Born in Stockholm in 1993, Lydia Hillerudh started playing the cello at the age of seven under the guidance of Elisabeth Lysell-Bjermkvist. When she was 16 years old she was awarded a place at Lilla Akademien, Stockholm, a music school for talented young people, whilst con- tinuing her studies with Elisabeth Lysell-Bjermkvist there. She is currently in her third year of study with Prof. Mats Lidström at the Royal Academy of Music in London, where she is kindly supported by the Gladys Annie Hay Memorial Bursary and various foundations in Sweden. She was also awarded the Sir John Barbirolli Memorial Prize at the Academy this year. She has had the opportunity to participate in masterclasses for some of Sweden's most renowned cellists, including Thorleif Thedéen and Ola Karlsson, as well as international figures such as Robert Cohen, Colin Carr, Sun Won Yang and Natalie Clein. As a soloist she has performed at some of Stockholm’s major concert venues, Berwaldhallen and Musikaliska. Lydia is a very eager and dedicated chamber musician, and together with her clarinet trio, ‘the Tritium Trio’, she was one of the prize winners in the Harold Craxton Prize and the Harry Isaacs Prize at the Royal Academy of Music last year. With the Tritium Trio she performs regularly across London, most recent they gave lunchtime recitals at St James Piccadilly, London, and Colston Hall in Bristol. She recently gained a place in the Academy’s highly acclaimed Cello Ensemble and Lydia is also frequently asked to perform with other ensembles in the Academy, her collaboration with the Cellini Quartet led to perform chamber music by Jonathan Östlund in Cadogan Hall earlier this year. Lydia plays a German 19th century cello with a bow by Francoix Lotte. The bow was purchased with generous support from the Salen Charitable Trust.

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Mayah Kadish - violin - focuses mainly on early and contemporary classical music. She is a member of london-based contemporary music group x.y ensemble, as well as leader of Berlin-based Stargaze under the direction of André De Ridder, an ensemble that focuses on contemporary pop/folk/electronica and uncategorizable genres. She also plays with the Holland Baroque Society, a leading Netherlands-based baroque orchestra, as well as the London-based early music group Clemens Non Papa Consort - a small group of talented instrumentalists and singers who perform a variety of solo and ensemble pieces. She particularly enjoys working with composers - in the last year she has played several works dedicated to her, one of which was broadcast live on Dutch classical music station Radio 4, and looks forward to the coming months when she will continue with this tradition. Mayah has performed as soloist and chamber musician in many of London's most prestigious venues, and as ensemble member has had the joy of playing across Europe.Mayah Kadish was born in Rome in 1988 and grew up in London. She studied at London's Junior Royal Academy of Music, and graduated from King's College London in Philosophy. She returned to the Royal Academy of Music for a Master's degree, studying with Remus Azoitei, after which she began studying simultaneously in Sicily with Enrico Onofri, and the Netherlands with Vera Beths.Mayah plays a modern violin by Gudrun Kremeier, and a German baroque violin by Ficker, both on loan from the Netherlands Nationaal Muziekinstrumenten Fonds to whom she is extremely grateful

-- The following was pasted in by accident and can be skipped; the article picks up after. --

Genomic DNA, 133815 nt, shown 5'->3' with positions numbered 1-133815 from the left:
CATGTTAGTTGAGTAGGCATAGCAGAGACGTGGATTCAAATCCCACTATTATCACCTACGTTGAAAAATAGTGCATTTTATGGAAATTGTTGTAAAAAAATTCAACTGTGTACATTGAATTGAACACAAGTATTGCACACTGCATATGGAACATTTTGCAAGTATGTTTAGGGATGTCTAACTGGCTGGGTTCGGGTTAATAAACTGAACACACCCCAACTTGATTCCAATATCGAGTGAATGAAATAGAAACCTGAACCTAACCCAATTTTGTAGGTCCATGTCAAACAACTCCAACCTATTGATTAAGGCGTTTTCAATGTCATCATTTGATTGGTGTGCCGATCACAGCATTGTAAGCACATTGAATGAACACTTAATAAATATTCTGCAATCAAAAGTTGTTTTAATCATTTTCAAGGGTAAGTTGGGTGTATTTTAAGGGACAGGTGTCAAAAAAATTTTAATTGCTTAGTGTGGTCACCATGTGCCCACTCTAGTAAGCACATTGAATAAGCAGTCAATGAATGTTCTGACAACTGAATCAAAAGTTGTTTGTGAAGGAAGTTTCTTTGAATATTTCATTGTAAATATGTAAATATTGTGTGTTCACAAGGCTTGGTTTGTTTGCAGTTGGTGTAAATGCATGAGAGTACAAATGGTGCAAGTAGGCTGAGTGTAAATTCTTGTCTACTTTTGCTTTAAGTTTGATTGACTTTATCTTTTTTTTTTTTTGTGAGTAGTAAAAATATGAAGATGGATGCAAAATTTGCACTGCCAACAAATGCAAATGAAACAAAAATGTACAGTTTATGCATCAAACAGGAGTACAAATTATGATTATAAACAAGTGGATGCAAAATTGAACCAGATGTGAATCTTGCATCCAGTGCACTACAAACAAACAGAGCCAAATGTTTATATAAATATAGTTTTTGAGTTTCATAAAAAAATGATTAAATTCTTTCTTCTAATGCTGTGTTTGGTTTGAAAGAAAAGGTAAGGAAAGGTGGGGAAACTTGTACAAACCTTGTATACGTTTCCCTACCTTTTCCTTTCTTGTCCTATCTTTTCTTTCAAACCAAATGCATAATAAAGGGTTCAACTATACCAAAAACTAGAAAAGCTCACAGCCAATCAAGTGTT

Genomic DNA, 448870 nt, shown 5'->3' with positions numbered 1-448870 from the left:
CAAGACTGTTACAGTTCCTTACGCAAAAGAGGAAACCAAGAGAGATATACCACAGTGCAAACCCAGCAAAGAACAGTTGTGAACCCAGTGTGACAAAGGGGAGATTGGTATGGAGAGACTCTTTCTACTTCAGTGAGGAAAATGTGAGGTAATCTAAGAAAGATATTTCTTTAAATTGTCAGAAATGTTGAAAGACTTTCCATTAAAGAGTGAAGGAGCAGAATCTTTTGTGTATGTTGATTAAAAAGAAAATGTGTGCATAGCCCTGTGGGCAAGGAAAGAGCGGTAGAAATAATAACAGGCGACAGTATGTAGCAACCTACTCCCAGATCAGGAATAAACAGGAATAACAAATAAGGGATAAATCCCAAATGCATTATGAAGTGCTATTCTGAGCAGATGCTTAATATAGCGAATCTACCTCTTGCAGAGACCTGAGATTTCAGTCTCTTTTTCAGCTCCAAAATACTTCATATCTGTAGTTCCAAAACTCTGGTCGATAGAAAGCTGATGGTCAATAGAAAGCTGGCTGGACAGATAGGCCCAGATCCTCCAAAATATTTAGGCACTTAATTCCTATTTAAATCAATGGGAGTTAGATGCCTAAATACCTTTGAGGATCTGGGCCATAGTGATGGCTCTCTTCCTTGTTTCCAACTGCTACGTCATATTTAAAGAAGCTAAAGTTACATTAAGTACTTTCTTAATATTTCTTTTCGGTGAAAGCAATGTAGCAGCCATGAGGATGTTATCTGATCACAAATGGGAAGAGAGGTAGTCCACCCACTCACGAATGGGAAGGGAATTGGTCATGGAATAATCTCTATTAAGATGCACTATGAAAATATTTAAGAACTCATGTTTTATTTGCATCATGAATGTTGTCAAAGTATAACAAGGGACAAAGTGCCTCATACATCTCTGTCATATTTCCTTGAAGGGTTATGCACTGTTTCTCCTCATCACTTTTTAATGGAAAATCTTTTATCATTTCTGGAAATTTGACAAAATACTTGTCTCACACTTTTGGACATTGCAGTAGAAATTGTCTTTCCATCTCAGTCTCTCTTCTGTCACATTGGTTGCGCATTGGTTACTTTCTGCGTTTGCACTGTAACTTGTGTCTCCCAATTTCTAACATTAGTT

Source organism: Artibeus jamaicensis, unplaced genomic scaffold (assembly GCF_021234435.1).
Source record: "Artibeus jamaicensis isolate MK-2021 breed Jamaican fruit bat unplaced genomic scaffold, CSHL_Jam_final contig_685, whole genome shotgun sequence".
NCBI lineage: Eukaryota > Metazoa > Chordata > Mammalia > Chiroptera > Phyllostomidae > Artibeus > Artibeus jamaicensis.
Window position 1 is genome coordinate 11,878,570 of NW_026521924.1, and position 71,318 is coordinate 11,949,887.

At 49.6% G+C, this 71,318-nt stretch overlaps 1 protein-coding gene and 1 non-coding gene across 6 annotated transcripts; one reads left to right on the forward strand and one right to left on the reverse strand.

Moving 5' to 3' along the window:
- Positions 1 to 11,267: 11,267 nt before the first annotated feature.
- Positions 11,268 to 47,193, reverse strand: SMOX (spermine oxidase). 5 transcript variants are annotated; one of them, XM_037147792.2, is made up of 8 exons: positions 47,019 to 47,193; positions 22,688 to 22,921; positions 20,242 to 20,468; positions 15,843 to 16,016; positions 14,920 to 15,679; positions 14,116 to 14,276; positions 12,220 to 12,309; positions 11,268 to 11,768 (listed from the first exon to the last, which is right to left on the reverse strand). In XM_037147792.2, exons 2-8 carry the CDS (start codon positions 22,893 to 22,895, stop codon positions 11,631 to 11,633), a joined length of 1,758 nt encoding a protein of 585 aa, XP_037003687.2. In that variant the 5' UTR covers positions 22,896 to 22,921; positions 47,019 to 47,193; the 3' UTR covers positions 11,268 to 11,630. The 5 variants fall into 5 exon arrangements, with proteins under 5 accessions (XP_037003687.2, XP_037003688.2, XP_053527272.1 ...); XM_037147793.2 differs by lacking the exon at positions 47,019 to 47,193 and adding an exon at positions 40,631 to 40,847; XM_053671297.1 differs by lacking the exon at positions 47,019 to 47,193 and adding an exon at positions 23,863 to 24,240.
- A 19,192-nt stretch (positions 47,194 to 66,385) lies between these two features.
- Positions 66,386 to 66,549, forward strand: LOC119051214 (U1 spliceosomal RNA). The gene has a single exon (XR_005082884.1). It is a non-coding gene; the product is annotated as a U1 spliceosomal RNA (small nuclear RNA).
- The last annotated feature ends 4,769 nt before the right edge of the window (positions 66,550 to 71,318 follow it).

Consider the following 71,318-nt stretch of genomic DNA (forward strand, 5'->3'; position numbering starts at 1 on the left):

DAVID EDWARDS works internationally as a stage director, writer and presenter collaborating with Opera Companies, Symphony Orchestras, Universities and Young Artists' Training Programmes in the U.K., U.S.A, Japan and Singapore. Currently in 2014 engagements include Die Zauberflöte for Opéra Bastide in Bordeaux France,A Midsummer Night's Dream in Portland Oregon, La Rondine in Arezzo Italy, Les Contes d'Hoffmann touring the U.K. and Europe and The Merry Widow in Singapore. David is presenting Wagner and the Dream King for the Wagner Society and a programme celebrating the tercentanary of the birth of Gluck in London. He is also curating a weekend of early 20th century music Après le déluge in Aldeburgh in September as well as the premiere of a new opera by Ed Lambert for the Tête-á-Tête Festival in London.

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Edward Lambert has composed music for a wide variety of performers. He was on the music staff of the Royal Opera for many years; there, as a composer, he helped to devise many innovative outreach projects with schools and communities around the country. He has written the operas Caedmon (Donmar Warehouse / London International Opera Festival), The Button Moulder (Royal Opera's first commissioned work for schools), All in the Mind, (W11 Opera / Britten Theatre) and Six Characters in Search of a Stage (2014 Brighton Fringe and London venues). Other works include the Mass for Four Voices (Huddersfield Festival / Radio 3), a 'strikingly imagined' Chamber Concerto (Bath Festival), Rossetti Requiem (Newbury 2010) and many other pieces of choral and chamber music.